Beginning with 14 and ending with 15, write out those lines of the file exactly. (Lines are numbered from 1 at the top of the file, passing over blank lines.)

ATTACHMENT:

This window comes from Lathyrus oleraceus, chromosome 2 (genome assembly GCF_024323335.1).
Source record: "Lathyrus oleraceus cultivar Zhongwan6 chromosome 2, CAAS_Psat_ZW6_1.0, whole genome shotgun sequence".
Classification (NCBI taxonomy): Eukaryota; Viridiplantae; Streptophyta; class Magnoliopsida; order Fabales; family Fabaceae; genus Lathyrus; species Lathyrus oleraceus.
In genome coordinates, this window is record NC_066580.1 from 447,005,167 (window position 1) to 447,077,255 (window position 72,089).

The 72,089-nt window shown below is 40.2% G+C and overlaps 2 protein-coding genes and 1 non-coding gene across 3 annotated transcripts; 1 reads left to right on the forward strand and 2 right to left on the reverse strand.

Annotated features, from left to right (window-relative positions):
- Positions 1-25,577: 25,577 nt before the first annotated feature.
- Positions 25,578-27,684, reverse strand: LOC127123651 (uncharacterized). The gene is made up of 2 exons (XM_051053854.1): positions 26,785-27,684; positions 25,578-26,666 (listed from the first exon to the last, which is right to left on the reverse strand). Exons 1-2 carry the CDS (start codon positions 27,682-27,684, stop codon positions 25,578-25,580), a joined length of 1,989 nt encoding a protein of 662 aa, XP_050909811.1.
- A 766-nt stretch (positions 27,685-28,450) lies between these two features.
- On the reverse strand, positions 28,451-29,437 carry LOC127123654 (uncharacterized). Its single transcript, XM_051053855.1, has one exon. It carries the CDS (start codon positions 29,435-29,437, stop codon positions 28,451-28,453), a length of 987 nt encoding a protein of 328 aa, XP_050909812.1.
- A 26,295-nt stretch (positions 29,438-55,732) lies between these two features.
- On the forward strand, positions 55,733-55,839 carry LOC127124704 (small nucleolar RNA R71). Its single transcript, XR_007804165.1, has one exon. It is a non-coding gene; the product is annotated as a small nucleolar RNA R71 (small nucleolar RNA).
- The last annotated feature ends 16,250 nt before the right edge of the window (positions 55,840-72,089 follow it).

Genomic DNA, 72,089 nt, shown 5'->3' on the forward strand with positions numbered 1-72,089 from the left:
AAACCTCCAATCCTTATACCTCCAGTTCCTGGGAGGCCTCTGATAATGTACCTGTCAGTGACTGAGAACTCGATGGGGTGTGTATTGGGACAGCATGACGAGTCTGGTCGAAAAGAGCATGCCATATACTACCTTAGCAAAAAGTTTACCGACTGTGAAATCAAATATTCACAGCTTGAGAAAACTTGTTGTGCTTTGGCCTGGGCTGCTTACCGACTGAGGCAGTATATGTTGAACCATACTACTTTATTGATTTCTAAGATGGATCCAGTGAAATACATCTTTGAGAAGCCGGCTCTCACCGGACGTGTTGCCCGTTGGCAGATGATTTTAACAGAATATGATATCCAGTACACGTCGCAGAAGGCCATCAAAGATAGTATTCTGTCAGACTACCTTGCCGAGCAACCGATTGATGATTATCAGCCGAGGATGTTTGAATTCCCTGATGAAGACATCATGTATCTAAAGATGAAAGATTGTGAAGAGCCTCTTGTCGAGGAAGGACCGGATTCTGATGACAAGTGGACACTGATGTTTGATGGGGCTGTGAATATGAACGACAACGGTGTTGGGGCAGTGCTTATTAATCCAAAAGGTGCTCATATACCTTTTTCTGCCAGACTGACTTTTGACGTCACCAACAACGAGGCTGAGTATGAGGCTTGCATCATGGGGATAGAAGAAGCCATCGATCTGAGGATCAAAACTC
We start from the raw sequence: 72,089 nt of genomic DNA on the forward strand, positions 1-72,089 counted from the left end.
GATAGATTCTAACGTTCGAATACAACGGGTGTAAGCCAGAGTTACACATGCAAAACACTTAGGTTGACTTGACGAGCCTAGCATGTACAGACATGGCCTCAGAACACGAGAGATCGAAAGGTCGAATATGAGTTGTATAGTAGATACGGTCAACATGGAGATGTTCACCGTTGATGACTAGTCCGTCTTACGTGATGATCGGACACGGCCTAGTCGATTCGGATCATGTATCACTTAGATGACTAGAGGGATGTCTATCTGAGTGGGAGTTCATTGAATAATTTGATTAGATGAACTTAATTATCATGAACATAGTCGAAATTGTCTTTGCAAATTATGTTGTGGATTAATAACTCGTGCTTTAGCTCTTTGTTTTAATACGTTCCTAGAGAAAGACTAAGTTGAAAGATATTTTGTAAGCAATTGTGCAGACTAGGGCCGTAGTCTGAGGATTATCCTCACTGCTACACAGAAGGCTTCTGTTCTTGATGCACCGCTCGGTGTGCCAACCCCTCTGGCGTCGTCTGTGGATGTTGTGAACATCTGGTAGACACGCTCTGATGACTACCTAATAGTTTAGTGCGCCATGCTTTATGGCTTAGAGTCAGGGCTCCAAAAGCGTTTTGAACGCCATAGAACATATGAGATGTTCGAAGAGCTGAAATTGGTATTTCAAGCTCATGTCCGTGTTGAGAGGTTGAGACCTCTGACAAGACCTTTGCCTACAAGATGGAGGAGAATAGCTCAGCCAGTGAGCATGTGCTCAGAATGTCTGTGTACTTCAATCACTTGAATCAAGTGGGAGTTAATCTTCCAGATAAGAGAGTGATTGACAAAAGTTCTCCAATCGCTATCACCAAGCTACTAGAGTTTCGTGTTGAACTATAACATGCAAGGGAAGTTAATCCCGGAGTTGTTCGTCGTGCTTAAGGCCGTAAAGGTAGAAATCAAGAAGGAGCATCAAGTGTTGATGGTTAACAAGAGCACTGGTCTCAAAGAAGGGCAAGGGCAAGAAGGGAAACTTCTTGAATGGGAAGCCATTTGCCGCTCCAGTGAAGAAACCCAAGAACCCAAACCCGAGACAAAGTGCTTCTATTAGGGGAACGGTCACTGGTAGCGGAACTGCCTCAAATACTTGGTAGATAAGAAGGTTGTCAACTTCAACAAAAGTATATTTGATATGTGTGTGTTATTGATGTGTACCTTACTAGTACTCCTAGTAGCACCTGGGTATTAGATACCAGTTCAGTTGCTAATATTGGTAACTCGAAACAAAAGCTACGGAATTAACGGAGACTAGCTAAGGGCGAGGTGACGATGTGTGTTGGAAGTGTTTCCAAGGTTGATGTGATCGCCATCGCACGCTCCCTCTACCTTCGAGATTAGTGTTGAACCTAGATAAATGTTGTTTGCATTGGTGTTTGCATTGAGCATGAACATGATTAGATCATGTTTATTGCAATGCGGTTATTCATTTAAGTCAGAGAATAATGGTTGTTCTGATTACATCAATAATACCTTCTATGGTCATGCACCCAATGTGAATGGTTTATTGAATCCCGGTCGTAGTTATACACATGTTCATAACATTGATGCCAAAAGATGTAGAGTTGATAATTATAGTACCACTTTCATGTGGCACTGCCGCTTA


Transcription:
Genomic DNA, 72,089 nt, shown 5'->3' on the forward strand with positions numbered 1-72,089 from the left:
AAACCTCCAATCCTTATACCTCCAGTTCCTGGGAGGCCTCTGATAATGTACCTGTCAGTGACTGAGAACTCGATGGGGTGTGTATTGGGACAGCATGACGAGTCTGGTCGAAAAGAGCATGCCATATACTACCTTAGCAAAAAGTTTACCGACTGTGAAATCAAATATTCACAGCTTGAGAAAACTTGTTGTGCTTTGGCCTGGGCTGCTTACCGACTGAGGCAGTATATGTTGAACCATACTACTTTATTGATTTCTAAGATGGATCCAGTGAAATACATCTTTGAGAAGCCGGCTCTCACCGGACGTGTTGCCCGTTGGCAGATGATTTTAACAGAATATGATATCCAGTACACGTCGCAGAAGGCCATCAAAGATAGTATTCTGTCAGACTACCTTGCCGAGCAACCGATTGATGATTATCAGCCGAGGATGTTTGAATTCCCTGATGAAGACATCATGTATCTAAAGATGAAAGATTGTGAAGAGCCTCTTGTCGAGGAAGGACCGGATTCTGATGACAAGTGGACACTGATGTTTGATGGGGCTGTGAATATGAACGACAACGGTGTTGGGGCAGTGCTTATTAATCCAAAAGGTGCTCATATACCTTTTTCTGCCAGACTGACTTTTGACGTCACCAACAACGAGGCTGAGTATGAGGCTTGCATCATGGGGATAGAAGAAGCCATCGATCTGAGGATCAAAACTC